USD Student Becomes ASM Ambassador to South Dakota
Mathew Alaba, a doctoral student at the University of South Dakota’s Department of Biomedical Engineering, has been selected as the Young Ambassador to South Dakota for the American Society for Microbiology (ASM). ASM appoints 200 Young Ambassadors of Science, a prestigious network of microbiology students and early-career microbiology researchers.
“As an ambassador [to South Dakota], my role will enhance my leadership skills and increase my professional networks,” Alaba said. “It will provide a platform for me to motivate upcoming scientists in STEM education, an activity I really enjoy doing.”
As an ambassador, Alaba plans to establish a student chapter for ASM, organize a free online microbiology workshop and work closely with ASM to connect with South Dakota universities. Dr. Navanietha Rathinam (South Dakota Mines) was named an ASM ambassador in 2020 and was part of the SD EPSCoR NSF RII Track-1 project until earlier this fall.
Alaba joined the SD EPSCoR Track-1 project at the beginning of 2021, working in Dr. Etienne Gnimpieba’s lab with data-driven biofilm research. Alaba said working with the SD EPSCoR project has solidified his interest in that type of research and given him the chance to gain experience.
“Our lab is using different computational approaches to understand biofilm structure and prevention better,” Alaba said.
He works with a peptide-prediction workflow, and a system that detects and monitors biofilms, and a technique using biomarkers. This work is part of the 2D BEST project, South Dakota 2-Dimensional Materials for Biofilm Engineering, Science and Technology, which focuses on researching biofilms and 2-dimensional materials for a variety of real-world applications.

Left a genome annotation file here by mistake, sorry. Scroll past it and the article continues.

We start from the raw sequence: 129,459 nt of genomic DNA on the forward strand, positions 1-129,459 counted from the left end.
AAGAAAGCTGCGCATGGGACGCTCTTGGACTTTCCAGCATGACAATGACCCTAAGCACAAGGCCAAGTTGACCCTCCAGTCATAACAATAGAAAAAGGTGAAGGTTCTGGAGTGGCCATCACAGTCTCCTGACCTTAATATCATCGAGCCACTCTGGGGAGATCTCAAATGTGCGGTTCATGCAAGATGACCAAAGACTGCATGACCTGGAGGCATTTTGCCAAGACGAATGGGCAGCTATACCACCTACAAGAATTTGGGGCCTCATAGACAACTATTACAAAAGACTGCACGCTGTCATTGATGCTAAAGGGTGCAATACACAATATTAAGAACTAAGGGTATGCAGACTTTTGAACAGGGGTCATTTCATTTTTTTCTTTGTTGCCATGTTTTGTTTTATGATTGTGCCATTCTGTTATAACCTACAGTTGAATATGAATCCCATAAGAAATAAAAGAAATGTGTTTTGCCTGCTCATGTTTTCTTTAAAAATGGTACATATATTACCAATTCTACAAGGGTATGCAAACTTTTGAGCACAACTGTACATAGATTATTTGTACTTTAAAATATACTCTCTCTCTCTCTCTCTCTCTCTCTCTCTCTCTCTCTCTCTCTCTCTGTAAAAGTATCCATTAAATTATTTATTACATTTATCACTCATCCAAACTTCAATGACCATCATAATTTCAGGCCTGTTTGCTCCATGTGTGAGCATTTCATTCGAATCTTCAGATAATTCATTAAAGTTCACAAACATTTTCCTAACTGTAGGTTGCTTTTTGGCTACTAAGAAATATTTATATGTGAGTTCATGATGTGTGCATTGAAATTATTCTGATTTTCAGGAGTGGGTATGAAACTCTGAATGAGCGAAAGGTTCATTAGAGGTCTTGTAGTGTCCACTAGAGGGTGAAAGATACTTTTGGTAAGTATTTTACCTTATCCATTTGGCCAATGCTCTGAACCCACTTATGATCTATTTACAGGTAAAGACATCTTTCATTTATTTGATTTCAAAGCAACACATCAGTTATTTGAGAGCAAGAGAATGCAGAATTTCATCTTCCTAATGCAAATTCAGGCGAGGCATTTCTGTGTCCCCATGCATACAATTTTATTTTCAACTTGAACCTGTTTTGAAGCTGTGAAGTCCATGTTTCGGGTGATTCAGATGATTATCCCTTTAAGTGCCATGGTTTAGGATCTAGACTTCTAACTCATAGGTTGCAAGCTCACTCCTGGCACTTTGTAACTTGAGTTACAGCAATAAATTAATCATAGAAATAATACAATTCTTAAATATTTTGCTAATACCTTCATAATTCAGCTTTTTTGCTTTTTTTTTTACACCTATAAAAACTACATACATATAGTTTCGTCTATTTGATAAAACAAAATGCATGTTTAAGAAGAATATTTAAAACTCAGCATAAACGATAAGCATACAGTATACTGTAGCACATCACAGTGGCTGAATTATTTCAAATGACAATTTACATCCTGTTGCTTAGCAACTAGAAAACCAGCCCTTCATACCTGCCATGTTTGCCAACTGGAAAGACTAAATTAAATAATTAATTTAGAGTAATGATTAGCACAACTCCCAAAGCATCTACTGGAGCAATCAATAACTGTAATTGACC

Alaba hopes to apply biomedical engineering to infectious diseases in his research, and he is especially interested in biofilm research and education. He enjoys working with data-driven biomedical imaging and instrumentation.
His research this summer also focused on developing a “reality sensor (RS)” that detects and visualizes bacteria, which he hopes will help young students learn about microbiology. His interest in educating youth will continue into his new role for ASM.
ASM student chapters worldwide are important for promoting STEM education, especially in microbiology. When Alaba establishes a student ASM group, it will connect college-level microbiologists from institutions across South Dakota. The chapter will allow them to collaborate on projects and share ideas through virtual meetings.
“The ASM student chapter [in South Dakota] will promote science outreaches, resources and information sharing and attract more funding for microbial education, which are the cornerstone of sustainable STEM education.”Mathew Alaba
His previous experience includes organizing the first National Undergraduate Student Research Conference in Nigeria and working as the bylaws committee chair for USD’s Society for Biomaterials student chapter. He’s been interested in science since he was young, often crafting his own devices or problem-solving to repair them.
“In general, my interest in biomedical engineering stems from a desire to combine my training in biochemistry and public health with my penchant for innovation to improve health care delivery,” Alaba said.
About the ASM US Young Ambassador Program
American Society for Microbiology (ASM) Young Ambassadors are dynamic early-career leaders who represent ASM in their local scientific communities, facilitating networking, professional development and collaboration to strengthen science globally. This prestigious volunteer position is open to students and early-career scientists in the United States and around the world who are interested in working with ASM.